Southeastern Michigan Transp. Authority v. Amalgamated Transit Union, Local 1564, AFL-CIO

Decision Date21 July 1982
Docket NumberD,AFL-CI,Docket No. 56672
Citation114 L.R.R.M. (BNA) 2277,321 N.W.2d 876,116 Mich.App. 154
PartiesSOUTHEASTERN MICHIGAN TRANSPORTATION AUTHORITY, Plaintiff-Appellee, v. AMALGAMATED TRANSIT UNION, LOCAL 1564,efendant-Appellant. 116 Mich.App. 154, 321 N.W.2d 876, 114 L.R.R.M. (BNA) 2277
CourtCourt of Appeal of Michigan — District of US

[116 MICHAPP 155] Dickinson, Wright, McKean, Cudlip & Moon by Charles F. Clippert, Thomas G. Kienbaum and Theodore R. Opperwall, Detroit, for plaintiff-appellee.

Marston, Sachs, Nunn, Kates, Kadushin & O'Hare, P. C. by Theodore Sachs, I. Mark Steckloff and Laura J. Campbell, Detroit, for defendant-appellant.

Before RILEY, P. J., and HOLBROOK and KELLY, JJ.


Defendant represents a bargaining unit for bus operators employed by plaintiff. Plaintiff filed an action in circuit court to set aside an arbitration award allegedly rendered pursuant to a collective bargaining agreement in effect between plaintiff and defendant. The arbitration award concerned plaintiff's right to discipline and terminate probationary bus operators for absenteeism without answering to defendant union by way of the grievance procedure or arbitration. The parties filed cross-motions for summary judgment with the circuit court. Argument was heard on the cross-motions on February 4, 1981. The circuit court determined that the arbitrator did not have jurisdiction to render a decision in the dispute and granted plaintiff's motion for summary judgment. Defendant appeals as of right.

The stimulus for the grievance which led to the instant arbitration was the discharge of nine probationary employees pursuant to a recently adopted accelerated disciplinary policy applied only to probationary employees. The arbitrator [116 MICHAPP 156] ordered these employees reinstated because he concluded that they had been wrongfully discharged.

Defendant contends that, in refusing to enforce the arbitration award, the circuit court improperly reinterpreted the collective bargaining agreement, substituted its judgment for that of the arbitrator and improperly concluded, in direct opposition to the arbitrator, that the grievance was not arbitrable under the provisions of the contract.

Plaintiff argues that the grievance was not arbitrable and that the arbitrator consequently had no jurisdiction to decide the dispute. While the arbitrator decided that the dispute was arbitrable, plaintiff continued to press this issue and has properly preserved it for appellate review. Elkouri & Elkouri, How Arbitration Works (3d ed.), ch. 6, p. 171.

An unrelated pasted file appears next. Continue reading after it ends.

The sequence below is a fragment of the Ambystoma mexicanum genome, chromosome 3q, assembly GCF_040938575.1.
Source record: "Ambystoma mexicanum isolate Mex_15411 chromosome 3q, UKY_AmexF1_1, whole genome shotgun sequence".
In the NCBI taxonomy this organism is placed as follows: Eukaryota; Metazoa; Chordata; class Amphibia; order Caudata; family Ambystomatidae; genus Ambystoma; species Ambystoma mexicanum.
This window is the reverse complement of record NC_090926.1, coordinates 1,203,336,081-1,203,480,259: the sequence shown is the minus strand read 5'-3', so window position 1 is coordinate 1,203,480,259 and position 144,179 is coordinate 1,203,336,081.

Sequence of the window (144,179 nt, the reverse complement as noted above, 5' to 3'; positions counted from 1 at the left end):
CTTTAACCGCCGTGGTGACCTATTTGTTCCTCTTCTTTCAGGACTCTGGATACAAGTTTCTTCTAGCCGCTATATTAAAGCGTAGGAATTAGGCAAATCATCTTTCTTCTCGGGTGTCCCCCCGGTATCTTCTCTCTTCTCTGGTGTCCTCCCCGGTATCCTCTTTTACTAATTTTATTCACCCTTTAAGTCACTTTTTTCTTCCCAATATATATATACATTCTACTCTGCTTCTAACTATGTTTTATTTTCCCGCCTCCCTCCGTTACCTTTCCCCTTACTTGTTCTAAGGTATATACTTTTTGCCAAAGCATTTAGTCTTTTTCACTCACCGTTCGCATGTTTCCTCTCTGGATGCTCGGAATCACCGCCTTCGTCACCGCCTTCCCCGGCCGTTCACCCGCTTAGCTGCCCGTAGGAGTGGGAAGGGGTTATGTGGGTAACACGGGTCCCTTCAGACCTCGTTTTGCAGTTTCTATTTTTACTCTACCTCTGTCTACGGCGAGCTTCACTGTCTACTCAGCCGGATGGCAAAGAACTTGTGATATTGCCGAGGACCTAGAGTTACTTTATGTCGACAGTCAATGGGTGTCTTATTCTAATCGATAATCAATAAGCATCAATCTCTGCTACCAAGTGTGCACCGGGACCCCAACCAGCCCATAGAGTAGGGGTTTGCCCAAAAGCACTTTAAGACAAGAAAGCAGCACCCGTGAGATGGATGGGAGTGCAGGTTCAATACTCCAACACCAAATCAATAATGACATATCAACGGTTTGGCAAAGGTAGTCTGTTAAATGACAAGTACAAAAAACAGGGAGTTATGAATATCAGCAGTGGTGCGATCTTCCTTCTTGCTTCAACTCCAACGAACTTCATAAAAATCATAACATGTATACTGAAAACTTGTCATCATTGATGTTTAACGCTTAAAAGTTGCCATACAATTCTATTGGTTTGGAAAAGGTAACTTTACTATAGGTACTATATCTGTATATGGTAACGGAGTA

Plaintiff contends that the intentions of the parties could not be more lucidly stated than in the language of Article 6, Section 2, which became part of the contract as the result of negotiations between the parties. Article 6 provides in part:

"Section 1. All new OPERATORS coming within the scope of this Agreement shall be on probation for a period of ninety (90) calendar days from the date they complete their training requirements. Such probationary period shall constitute a trial period during which the AUTHORITY judges the ability, competency, fitness, and other qualifications of new OPERATORS to do the work for which they were employed. Probationary OPERATORS accepted for permanent employment will not have violations accumulated during probationary period used against them in evaluating subsequent performance.

"Section 2. During such probationary period, the AUTHORITY may discharge the OPERATOR at any time and its right to do so shall not be questioned by the [116 MICHAPP 157] UNION; nor shall the UNION assert or present any grievance on behalf of any such new OPERATOR."

The question of arbitrability is for the courts. Kaleva-Norman-Dickson School Dist. No. 6 v. Kaleva-Norman-Dickson Teachers Ass'n, 393 Mich. 583, 587, 227 N.W.2d 500 (1975). The United States Supreme Court in the Steelworkers trilogy, United Steelworkers of America v. American Manufacturing Co., 363 U.S. 564, 80 S.Ct. 1343, 4 L.Ed.2d 1403 (1960); United Steelworkers of America v. Warrior & Gulf Navigation Co., 363 U.S. 574, 80 S.Ct. 1347, 4 L.Ed.2d 1409 (1960); United Steelworkers of America v. Enterprise Wheel & Car Corp....

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3 cases
  • Village of Cairo v. Bodine Contracting Co.
    • United States
    • Missouri Court of Appeals
    • 29 Enero 1985
    ...Inc. v. Frederick Contractors, Inc., 21 Md.App. 307, 320 A.2d 558, 570 (1974); Southeastern Michigan Transportation Authority v. Amalgamated Transit Union Local 1564, 116 Mich.App. 154, 321 N.W.2d 876, 878 [2, 3] (1982); University of Alaska v. v. Modern Construction, Inc., 522 P.2d 1132, 1......
  • Amalgamated Transit Union, Local 1564, AFL-CIO v. Southeastern Michigan Transp. Authority
    • United States
    • Michigan Supreme Court
    • 15 Julio 1991
    ...bargaining agreement, we can say with positive assurance that the arbitration clause did not cover this agreement." 116 Mich.App. 154, 158, 321 N.W.2d 876 (1982). The union did not appeal the Court of Appeals With arbitration thus concluded, the MERC proceedings relating to the union's unfa......
  • Northern Michigan Educ. Ass'n v. Board of Educ. of Cheboygan Area Schools
    • United States
    • Court of Appeal of Michigan — District of US
    • 18 Agosto 1983 decided by reference to the collective bargaining agreement. See Southeastern Michigan Transportation Authority v. Amalgamated Transit Union, Local 1564, AFL-CIO, 116 Mich.App. 154, 157-158, 321 N.W.2d 876 (1982). However, it does not follow that the existence of an arbitration agreement......

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